We present the possibility of a complementary metal-oxide semiconductor (CMOS) power amplifier (PA) using a driver stage composed of p-channel metal oxide semiconductor (PMOS) to enhance linearity. The PMOS driver stage is designed as a cascode structure to adapt the antiphase technique to the CMOS PA. By biasing the common-source transistor of the driver stage at the subthreshold region, we obtain a gm3
value with a positive sign to cancel out the negative gm3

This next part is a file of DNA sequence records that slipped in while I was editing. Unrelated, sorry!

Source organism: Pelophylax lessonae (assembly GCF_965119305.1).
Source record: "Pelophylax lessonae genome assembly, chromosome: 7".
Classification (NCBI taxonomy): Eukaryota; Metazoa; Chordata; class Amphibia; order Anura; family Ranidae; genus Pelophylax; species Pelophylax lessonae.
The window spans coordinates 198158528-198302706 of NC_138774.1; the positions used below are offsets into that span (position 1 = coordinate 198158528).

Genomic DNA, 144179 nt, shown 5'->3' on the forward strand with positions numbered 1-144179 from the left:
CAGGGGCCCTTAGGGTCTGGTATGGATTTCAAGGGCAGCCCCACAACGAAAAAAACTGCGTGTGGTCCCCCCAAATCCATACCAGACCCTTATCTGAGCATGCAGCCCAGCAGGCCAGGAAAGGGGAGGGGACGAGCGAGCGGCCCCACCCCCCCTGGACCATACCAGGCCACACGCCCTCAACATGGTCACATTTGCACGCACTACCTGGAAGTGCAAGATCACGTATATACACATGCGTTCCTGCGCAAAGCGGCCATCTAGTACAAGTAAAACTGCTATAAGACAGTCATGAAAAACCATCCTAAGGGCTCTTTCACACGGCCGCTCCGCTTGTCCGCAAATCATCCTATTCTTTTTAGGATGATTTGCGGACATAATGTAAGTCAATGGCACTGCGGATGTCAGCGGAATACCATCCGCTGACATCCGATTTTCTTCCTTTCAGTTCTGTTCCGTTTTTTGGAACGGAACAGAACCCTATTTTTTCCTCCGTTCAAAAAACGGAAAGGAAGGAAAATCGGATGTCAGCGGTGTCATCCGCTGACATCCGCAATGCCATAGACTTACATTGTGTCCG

of the power stage, thereby enhancing the linearity. We also investigate the effect of the bias of the cascode transistor of the driver stage on third-order intermodulation distortion and amplitude-to-phase distortion. Consequently, we show that the PMOS driver stage itself acts as a pre-distorter of the power stage. To verify the possibility of the PMOS driver stage and the proposed biasing method for the antiphase technique, we design a 2.42 GHz PA using a 180 nm RFCMOS process for wireless local area network applications. We obtain a measured maximum linear output power of 21.5 dBm with a 23.4% power-added efficiency and an error vector magnitude of 3.14%. We use an 802.11 n modulated signal with 64-quadrature amplitude modulation (QAM) (MCS7) at 65 Mb/s.
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